New Zealand part TWO
Back in Wanaka after our road trip, while waiting for a good window, we spent time checking emails, washing clothes and getting the gear ready to take the first available heli drop up to the Bevan col. Here in NZ, since the remoteness and the poor roads connections, the use of the helicopter to approach the glaciers and the high mountains is considered pretty normal, and a good valuable hand. Bevan is the col that every mountaineer usually get dropped off to in order to reach the Colin Todd Hut, the base of the Aspiring North/West ridge. Our patience and accuracy on checking the weather forecast was paid in the end, when we landed on the glacier on Wednesday afternoon with a stunning view at 360° around us. The first glimpse at the face was for me crucial. I was wondering on how the snow cover was for the entire month, and finally it was there in front of me. The first though was positive! The face looked white! a first good sign. Not black or blue from ice, but white as snow! The quality of the snow now was a secondary issue. The general coverage of rocks and so on, was looking all right. Not as its best like in the middle of the winter, but totally skiable. I was excited but a bit nervous at the same time, when checking through the binocular lenses the snow looked hard and refrozen from a previous heat of sun like it happened usually in the low altitude in Spring. It could have been edgeable and maybe not as bad, but for sure, we would have the answer only once at the top after have climbed the face itself.
Gherardo decided to join us as well, and come up to the hut for a good company. In the morning he choose to enjoy some easier ski touring around the hut and waited for us down with hot ready lunch. Me and Patrick left before dawn full of positive vibes, and despite I had to turn around after 5 minutes to recollect the axes I forgot in the hut…. all still looked good and under control. The day as promised lit up with incredible colors and not a cloud on the horizon. Temperature stayed quite cold, unfortunately, so didn’t help the snow to melt on the surface. After a couple of hours of pretty easy navigation through few crevasses and debris, we were at the base of the wall.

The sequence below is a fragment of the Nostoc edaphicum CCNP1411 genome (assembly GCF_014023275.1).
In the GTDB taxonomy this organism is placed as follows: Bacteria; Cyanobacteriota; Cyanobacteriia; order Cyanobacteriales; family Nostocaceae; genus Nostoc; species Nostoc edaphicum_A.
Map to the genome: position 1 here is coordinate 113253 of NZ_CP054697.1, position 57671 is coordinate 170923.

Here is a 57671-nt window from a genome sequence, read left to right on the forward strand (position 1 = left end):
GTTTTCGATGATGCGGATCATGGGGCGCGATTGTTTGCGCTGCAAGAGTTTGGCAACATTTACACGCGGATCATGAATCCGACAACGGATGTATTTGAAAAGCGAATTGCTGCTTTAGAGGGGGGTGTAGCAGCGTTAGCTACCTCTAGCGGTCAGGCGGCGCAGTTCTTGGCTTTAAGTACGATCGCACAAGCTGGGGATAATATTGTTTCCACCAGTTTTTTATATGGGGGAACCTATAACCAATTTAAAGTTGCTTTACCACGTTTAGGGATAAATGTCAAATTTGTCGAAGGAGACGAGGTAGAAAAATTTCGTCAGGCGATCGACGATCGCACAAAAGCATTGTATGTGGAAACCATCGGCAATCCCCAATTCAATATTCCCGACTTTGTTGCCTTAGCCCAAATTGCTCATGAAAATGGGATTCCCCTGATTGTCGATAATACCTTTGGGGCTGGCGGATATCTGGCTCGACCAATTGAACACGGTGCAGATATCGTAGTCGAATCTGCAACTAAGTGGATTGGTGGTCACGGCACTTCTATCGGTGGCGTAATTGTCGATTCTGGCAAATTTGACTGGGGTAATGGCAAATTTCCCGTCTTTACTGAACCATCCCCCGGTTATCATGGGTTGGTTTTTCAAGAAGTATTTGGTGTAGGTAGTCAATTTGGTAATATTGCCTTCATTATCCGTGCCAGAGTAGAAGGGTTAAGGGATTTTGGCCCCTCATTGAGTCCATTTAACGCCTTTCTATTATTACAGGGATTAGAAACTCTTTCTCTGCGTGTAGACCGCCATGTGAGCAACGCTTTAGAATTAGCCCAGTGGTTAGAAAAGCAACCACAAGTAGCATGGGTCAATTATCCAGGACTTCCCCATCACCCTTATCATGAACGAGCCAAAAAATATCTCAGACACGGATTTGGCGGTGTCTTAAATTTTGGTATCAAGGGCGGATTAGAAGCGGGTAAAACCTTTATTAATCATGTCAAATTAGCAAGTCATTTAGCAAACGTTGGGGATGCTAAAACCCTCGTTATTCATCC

The snow was still firm and frozen on the surface, but it was still early in the day so we had chances to find it softer by the time we would ski it. On the other hand, the climbing with axes and crampons was excellent and with little effort we covered the three quarter of the face in a short time. At the top of the face lies a band of rocks where an evident couloir on the left pass through forming a icy “goulotte” resulting as a pretty vertical rope pitch of ice climbing. Patrick went up first securing and prepare an anchor for the eventual rappel on the descent. Ice climbing with a full on ski equipment on the back wasn’t the easiest thing I’ve ever done and it required me a good amount of effort, but thankfully was only for a short lenght so I could shoot all my ice climbing skills at once and I went up pretty fast. Up till the ice the snow has been really variable, changing between chalky wind-blown deposits shaped in small waves, to hard irregular refrozen surface, quite limit for our light touring skis to edge properly. The angle though never looked too steep to commit some turns even on hard snow. Above the ice though, the story changed. Here the crust of refrozen snow was considerably thicker and you could tell that even some ray of sun wouldn’t have make much difference during the day and it would have been to icy to ski. The angle here got steeper too, and remarkably more exposed so it would required a even safer snow condition in order to be skied. Quickly after some more crampons steps we were approaching the summit. It was splitter, with not a breath of wind and mild temperature. Totally awesome! Not in a rush we were enjoying the sunshine, that as it is when climbing a West face, we didn’t see until we were 50 meters below the summit.
A good time spent enjoying the view and shooting photos passed by before we took a decision on where to actually ski down. I was still doubting about the skiability about the middle of the face, but what put me most worries was the upper section of the couloir, definitively not skiable, At that point Patrick suggested the final idea to down climb the upper section till the belay, rappel the goulotte and put the skis on top of the face below, hoping for some softer warmed up snow. That was what we did and luckily it revealed itself a good move.
The skiing wasn’t the most epic since the snow was so variable to cut off all the fluidity, but in the end we safely edged many small turns and made a long ski descent! the longest I’ve done so far in New Zealand. The last turns in perfect corn before the hut, were a great satisfaction and a total reward for the long day.
Refueled and tired I went to bed thinking about the epic long day we would have to face the morning after. The result was 9 hours between walking and skiing (30 min max, downhill!) and a sore body. But this is Kiwi style after all!